Unfortunately our plans for tracking honey buzzards, both adults and young, from the Highlands of Scotland, were put on hold this year because we were unable to find suitable nesting pairs. 2003 was a poor year for the species in our study area. Reports suggest it was also poor in some other studied populations in mainland Europe. In our case, we wondered if it might have been due to very dry conditions in April and May in the Highlands causing a scarcity of active frogs which are a favourite early food when the honey buzzards return from Africa.

We did find a new nest, with two young, but it was too late in the season to catch either an adult or the young, as the chicks were already branching out of the nest on the day we visited the tree. The nest had two young, and we watched an adult bringing food to the nest on several occasions. Two young flew and our local contacts tell us that the last young was thought to emigrate on 19th September.

Although our plans have centred on studying honey buzzards in the Highlands on Forestry Commission land, we had identified that it would be important to compare the migrations of young from a nest in England with our North Scottish birds.  We were very pleased that the group who study honey buzzards in SE England offered us the opportunity to satellite track two young from a nest they knew. We are grateful to English Nature and the British Trust for Ornithology for permission to fit the transmitters. I was taken to a nest site on 16th August and fitted the radios. The group reported that the young were flying on 22nd August and remained in the nest area into September.


English Chick E21251


This was the larger, pale-headed chick and had been ringed GP28865 and given satellite radio no. 21251.  It was in very good condition with a wing length of 303mms.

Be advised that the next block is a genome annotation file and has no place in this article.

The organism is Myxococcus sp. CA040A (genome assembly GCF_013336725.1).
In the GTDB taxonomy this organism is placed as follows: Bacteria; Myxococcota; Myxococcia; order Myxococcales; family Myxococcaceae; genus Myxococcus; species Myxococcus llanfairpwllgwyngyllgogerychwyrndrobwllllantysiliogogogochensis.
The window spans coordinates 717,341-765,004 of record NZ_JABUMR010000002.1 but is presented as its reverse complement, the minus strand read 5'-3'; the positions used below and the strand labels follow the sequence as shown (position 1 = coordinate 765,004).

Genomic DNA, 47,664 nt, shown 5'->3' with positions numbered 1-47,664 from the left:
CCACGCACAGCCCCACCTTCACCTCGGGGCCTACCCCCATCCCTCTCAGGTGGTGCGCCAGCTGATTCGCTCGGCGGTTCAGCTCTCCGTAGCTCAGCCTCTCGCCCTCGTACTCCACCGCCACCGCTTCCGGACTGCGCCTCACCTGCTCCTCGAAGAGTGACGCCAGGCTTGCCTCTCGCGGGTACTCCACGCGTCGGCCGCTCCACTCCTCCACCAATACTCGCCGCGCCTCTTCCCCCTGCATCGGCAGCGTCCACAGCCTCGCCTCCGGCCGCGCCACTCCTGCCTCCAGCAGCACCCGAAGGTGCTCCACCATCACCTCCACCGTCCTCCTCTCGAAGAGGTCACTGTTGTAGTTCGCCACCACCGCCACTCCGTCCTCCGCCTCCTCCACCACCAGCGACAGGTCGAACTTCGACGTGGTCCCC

Annual Movements

The chick stayed within 10km of the nest for two weeks, and then moved to nearby locations for a further two weeks before migrating.   It had therefore been flying for about 33 days when in started its autumn migration on 23rd September.  It made fast progress into France and through Spain and crossed over into Africa on the 4th or 5th October.  Unfortunately the radio stopped transmitting soon after and the last we knew was that the bird was crossing the Mauritanian portion of the Sahara Desert.  However, we know that the chick successfully migrated through Africa as it was found four years later in Northern France.  Sadly, the bird had died but had clearly completed three successful migrations and may even have started breeding.

To view further details of chick E21251’s movements click here:     Chick E21251 2003


Reproductive History

Chick 28865 did not reach breeding age during our studies.


English Chick E28661


This was the smaller chick and had been ringed GP28864 and fitted with satellite transmitter no. 28661.  This was a dark coloured chick in very good condition with a wing length of 293mm.

Annual Movements

It started its migration on 23rd September, exactly the same day as it sibling, as a cold front came down from the north when there was snow in Scotland and frosts in parts of England.  It headed through France and by 29th September had overtaken its older sibling, by taking a more eastern and higher route over the mountains.  The bird headed through Spain and crossed over into Africa on 5th October.  It headed through Algeria and by 15th October had crossed the Sahara Desert.  It  then passed through Mali and into Guinea on the 22nd October.  It  remained there, in the headwaters of the River Niger for a month.  By mid December the bird had reached the Liberian border, and then remained in dense coastal forest within Liberia until February 2004.  The battery then ran down and we didn’t receive any more signals after 4th February.

To read more details about Chick E28661’s movements click here:    Chick E28661 2003


 Reproductive History

Chick 28661 did not reach  breeding age during our studies.



Both of these young honey buzzards showed interesting differences from the Scottish chicks of the last two years. Both birds headed in an east of south direction, which got them very quickly into France, quite unlike the south-westerly initial heading of the northern chicks. This was one of the interesting aspects which we wanted to research, as we thought that there might be a difference in the initial migration headings, if the birds in England are of a different origin than those in northern Scotland. These chicks also spent more time living in the region where they were reared before migrating. The approach of cold weather encouraged both young to migrate on the same day, despite being well separated.